0261-5177/$ e see front matter Ó 2011 Elsevier Ltd. All rights reserved.
F. Moghimehfar, M.H. Nasr-Esfahani / Tourism Management 32 (2011) 1431e1434
interpreters). Seventy infertile couples (among 80 infertile touristswho referred to the center during the study period) were inter-
Numerous studies in the ﬁeld of decisive factors on the choice of
viewed and 67 usable questionnaires were analyzed. Both the
destination for medical tourism have been carried out recently
documentary survey and interviews were carried out anonymously
and an informed consent form was obtained from all volunteer
research pertains to numerous types of illnesses while others are
participants. The study was carried out during a six month period
more focused and study particular illnesses and conditions.
from September 2009 to March 2010. Collected data were analyzed
Many studies in the ﬁeld of medical tourism show cost beneﬁt to
using descriptive statistics and the chi-square test, with SPSS 16.0
be one of the initial factors which encourages medical tourists to
The distance betweenthe patients’ country of origin and their medical destination affects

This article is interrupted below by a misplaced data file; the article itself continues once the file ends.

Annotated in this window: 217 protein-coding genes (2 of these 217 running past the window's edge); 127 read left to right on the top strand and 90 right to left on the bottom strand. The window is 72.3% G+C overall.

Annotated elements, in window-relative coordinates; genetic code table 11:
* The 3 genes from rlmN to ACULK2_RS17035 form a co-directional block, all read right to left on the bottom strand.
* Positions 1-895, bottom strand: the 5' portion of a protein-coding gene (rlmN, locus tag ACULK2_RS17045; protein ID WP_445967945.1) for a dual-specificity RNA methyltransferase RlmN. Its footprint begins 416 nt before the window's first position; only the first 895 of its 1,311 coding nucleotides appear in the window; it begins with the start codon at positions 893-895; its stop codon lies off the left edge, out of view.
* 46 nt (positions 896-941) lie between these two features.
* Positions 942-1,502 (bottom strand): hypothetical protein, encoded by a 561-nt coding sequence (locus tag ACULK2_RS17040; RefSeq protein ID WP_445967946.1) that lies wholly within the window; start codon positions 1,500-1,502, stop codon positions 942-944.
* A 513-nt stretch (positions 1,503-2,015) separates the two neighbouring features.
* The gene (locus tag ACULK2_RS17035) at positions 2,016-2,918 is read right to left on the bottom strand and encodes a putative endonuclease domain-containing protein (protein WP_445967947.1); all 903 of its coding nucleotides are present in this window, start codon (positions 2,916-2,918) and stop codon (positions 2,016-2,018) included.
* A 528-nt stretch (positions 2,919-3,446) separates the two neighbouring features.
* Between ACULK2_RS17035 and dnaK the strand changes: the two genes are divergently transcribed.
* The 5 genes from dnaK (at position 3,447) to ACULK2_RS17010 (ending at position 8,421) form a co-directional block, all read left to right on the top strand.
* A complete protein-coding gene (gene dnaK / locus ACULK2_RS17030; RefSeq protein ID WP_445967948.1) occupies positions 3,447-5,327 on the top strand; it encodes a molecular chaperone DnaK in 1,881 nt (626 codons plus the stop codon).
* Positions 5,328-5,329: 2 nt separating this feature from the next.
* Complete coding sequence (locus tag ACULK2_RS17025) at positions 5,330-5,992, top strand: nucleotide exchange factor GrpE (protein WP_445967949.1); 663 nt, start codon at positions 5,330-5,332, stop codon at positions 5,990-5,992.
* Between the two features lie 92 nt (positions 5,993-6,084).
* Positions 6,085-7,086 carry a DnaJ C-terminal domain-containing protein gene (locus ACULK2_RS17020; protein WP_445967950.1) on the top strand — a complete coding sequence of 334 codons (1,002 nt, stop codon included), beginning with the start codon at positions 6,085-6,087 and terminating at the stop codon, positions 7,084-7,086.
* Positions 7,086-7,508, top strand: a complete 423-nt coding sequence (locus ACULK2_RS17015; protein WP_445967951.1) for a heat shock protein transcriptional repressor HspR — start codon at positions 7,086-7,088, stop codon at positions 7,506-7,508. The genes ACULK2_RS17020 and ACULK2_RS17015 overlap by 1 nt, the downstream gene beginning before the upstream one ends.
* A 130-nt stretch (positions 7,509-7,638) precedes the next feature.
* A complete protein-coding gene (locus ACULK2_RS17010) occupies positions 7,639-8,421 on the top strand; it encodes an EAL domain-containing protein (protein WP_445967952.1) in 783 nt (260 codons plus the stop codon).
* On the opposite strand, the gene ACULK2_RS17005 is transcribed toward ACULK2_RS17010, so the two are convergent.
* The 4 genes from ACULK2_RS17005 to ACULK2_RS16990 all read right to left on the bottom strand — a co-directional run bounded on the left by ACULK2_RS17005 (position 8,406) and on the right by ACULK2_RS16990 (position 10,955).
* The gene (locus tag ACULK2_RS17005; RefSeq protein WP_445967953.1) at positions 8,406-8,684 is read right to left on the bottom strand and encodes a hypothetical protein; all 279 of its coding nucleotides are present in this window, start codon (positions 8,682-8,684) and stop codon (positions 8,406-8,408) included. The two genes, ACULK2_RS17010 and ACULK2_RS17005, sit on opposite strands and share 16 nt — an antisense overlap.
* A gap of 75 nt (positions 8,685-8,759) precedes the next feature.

both their transportation cost and convenience ().
While visiting the destination country, many medical tourists try to
The ﬁrst section of the questionnaire was designed to obtain
ﬁnd a popular tourism country in which they could enjoy their trip
demographic information about the respondents. As shown in
according to religion, it was noted that all respondents were
All the above-mentioned factors were pull factors which create
Muslim couples, of which 64.2% were Iraqi, 17.9% Afghan, 7.5%
demand, while certain push factors in the traveler generating
Pakistani and 10.4% were infertile couples from other countries. The
region seem to be important as an origin of tourism demand
majority were Shi’a (94%) and the remainder (6%) Sunni Muslims
). The lack of advanced medical technology or
(three Pakistani and one Iraqi couple). A total of 82.1% of these
expertise, and quality of services are some of the push factors